Home > About Foresight > Public Policy

Human Enhancement and Nanotechnology

A Foresight Nanotech Institute Policy Issues Brief

by Jacob Heller and Christine Peterson

The long-term goal of nanotechnology is to be able to fully manipulate molecular and atomic structures. Since humans are made of the same basic building blocks as the natural world, nanotechnology will probably enable the ability to change human tissues and cells at the molecular level. This will open doors in medicine thought impossible, and it will enable us to extend the length and quality of human life. It will also open the door to "enhancements" of the body — better IQ, appearance, and capabilities. These enhancements will undoubtedly benefit many, but they also bring up important moral, ethical, and legal questions that human society has not yet had to face.

Nanotechnology would likely allow for an enormous array of human enhancements and medical treatments. In the long run, nanotechnology would enable us to analyze and repair any physical ailment in the body. This would mean that nanotechnologies would be able to repair someone who is damaged or diseased back to full health; an aged body and brain could be restored to a youthful state. The ultimate result could be the end of pain, disease, and aging. These innovations would be relatively uncontroversial, since they are simply extensions of modern medicine.

The more controversial enhancements would likely be "unnatural" enhancements to human talent: extreme intelligence and memory capacity, significantly heightened sense of awareness, astonishing athletic capability and strength, and beauty enhancements are just a few examples. These types of enhancements do exist in some forms today, such as steroids, Ritalin and other ADD medications, Prozac, and plastic surgery, and they have already attracted significant amounts of controversy. We can expect that nanotechnology-enabled enhancements will mirror the same controversies, but will be even more contentious.

There is a wide spectrum of positions that are taken in the human enhancement debate. On one end is the argument that autonomy should be the deciding principle: humans should be allowed to benefit themselves to whatever extent they choose. Rational adults are entrusted with decisions about their own health and level of bodily enhancement, since they should control their own bodies. Under this position, children and the mentally handicapped would probably not be entitled to enhancement procedures without the consent of their guardians, since they are not considered fully free-thinking and rational, so they cannot make important decisions about their own bodies. However, even guardians are not given complete control over their wards; society has an interest in protecting its weakest members from abuse. One can imagine "enhancement" scenarios designed, for example, to give a child a bizarre appearance in order to obtain lucrative film roles. Such abuse will need to be prevented, just as exotic plastic surgeries on children are, or should be, prevented today. This closely mirrors the dominant ideology in the United States today over issues concerning Ritalin and plastic surgery.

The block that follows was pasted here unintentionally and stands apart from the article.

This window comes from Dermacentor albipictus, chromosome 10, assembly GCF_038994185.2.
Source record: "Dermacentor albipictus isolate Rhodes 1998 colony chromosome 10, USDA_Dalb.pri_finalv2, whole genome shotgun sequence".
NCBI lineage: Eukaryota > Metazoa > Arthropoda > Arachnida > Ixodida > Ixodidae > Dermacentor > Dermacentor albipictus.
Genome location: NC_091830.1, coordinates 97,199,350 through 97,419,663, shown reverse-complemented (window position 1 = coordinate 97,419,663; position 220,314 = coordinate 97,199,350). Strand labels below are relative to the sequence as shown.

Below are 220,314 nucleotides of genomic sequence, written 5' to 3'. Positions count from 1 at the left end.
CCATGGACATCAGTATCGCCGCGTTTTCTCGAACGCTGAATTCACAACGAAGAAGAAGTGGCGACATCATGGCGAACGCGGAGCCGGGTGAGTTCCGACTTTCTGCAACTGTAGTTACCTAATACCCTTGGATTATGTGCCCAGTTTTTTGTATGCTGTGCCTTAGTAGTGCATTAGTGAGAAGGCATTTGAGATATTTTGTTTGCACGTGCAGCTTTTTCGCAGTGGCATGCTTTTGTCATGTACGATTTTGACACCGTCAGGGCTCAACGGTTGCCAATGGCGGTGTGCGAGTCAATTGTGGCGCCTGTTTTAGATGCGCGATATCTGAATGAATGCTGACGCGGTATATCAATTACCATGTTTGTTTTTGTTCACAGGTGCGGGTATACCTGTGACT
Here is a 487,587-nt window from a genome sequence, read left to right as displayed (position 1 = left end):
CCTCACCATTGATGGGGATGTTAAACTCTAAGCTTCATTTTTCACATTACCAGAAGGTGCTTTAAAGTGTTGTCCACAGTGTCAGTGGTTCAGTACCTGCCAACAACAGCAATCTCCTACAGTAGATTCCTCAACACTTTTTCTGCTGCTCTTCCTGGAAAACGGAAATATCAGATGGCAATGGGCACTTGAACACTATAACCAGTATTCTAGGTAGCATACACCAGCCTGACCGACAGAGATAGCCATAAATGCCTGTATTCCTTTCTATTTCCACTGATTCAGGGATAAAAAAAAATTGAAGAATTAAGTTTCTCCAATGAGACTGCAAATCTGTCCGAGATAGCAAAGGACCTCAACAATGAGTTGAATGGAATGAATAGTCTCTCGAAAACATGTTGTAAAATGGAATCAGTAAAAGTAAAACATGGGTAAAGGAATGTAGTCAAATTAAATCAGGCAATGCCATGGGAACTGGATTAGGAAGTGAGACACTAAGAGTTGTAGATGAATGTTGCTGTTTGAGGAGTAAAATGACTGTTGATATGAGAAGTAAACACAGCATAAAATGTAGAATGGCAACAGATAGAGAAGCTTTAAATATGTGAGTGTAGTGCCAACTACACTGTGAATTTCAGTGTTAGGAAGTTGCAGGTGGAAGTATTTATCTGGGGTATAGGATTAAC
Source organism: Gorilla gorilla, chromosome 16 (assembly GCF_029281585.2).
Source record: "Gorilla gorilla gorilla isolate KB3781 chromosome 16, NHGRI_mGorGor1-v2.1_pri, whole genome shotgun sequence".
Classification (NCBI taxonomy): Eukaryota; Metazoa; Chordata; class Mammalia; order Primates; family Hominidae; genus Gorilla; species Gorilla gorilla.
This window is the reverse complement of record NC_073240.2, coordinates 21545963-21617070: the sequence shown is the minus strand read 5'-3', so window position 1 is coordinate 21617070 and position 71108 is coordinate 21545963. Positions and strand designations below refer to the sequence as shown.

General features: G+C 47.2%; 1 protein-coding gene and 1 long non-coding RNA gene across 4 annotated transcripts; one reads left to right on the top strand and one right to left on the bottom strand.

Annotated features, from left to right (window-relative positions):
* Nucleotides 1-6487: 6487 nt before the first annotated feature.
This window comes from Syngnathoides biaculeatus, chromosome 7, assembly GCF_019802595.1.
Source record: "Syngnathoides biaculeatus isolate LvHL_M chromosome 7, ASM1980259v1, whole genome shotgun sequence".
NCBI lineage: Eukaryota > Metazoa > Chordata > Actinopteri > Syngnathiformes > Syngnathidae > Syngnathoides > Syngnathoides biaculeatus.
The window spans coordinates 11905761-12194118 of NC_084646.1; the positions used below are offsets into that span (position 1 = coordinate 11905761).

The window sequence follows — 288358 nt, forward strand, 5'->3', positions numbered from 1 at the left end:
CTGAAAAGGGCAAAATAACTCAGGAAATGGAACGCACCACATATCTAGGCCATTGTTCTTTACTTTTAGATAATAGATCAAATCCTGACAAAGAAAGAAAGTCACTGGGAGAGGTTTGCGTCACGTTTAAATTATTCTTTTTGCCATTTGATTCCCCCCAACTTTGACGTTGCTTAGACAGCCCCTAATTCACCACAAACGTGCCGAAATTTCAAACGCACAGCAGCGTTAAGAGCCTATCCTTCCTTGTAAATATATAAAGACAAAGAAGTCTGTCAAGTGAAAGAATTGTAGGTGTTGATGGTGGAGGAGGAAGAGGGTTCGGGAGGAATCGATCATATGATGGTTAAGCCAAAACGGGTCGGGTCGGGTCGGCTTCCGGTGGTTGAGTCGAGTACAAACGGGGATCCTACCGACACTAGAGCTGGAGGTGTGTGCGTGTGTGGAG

Some worry that human enhancements may create undesirable pressures to enhance. Would it be possible to compete for a job if everyone else was enhanced mentally, to compete in athletics if everyone else was strength-enhanced, or compete for a spouse if you were not physically enhanced? These are legitimate concerns, but they are probably not strong enough to prevent, or even slow, enhancement technologies.

Others worry that nanotech-enabled enhancements could exacerbate current economic and social disparities. Especially if the technology were expensive and limited, only a specific class of people would be able to become enhanced. This would mean that the rich would become stronger, smarter, and more beautiful — and as a result, richer. The gap would significantly widen between those who could afford enhancements and those who couldn’t, and the threat of creating a permanent un-enhanced underclass would be real. There is the further threat that those that control all the resources, the enhanced class, would feel increasingly disconnected from the underclass, and as a result would not want to engage in politics or economic redistribution, trapping the poor in their position.

Another perspective, mostly from a religious standpoint, believes that we should not "play God", and so we should not attempt to artificially enhance the building blocks of life. However, this view is marginalized, especially since it already is in conflict with modern medicine, which "plays God" in much the same way nanotechnology would.

There are also practical considerations about placing limits on human enhancement. As long as the technology exists, some will want to enhance themselves, and some doctors will be willing to provide enhancements, regardless of their legal status. If enhancements are banned within a given country, people will simply leave the country to become enhanced. If they are banned worldwide, there would likely be an extensive black market. As the U.S. learned from its experiment with alcohol prohibition, it can work better to regulate than to ban behaviors for which there are powerful human drives.

Human enhancement of the magnitude discussed here will likely not come about for decades, and will only introduce itself gradually. This should give plenty of time for discussion, reflection, and debate to occur. These issues should be worked out well in advance of the arrival of enhancement nanotechnologies, so reasoned decisions can be made to regulate properly.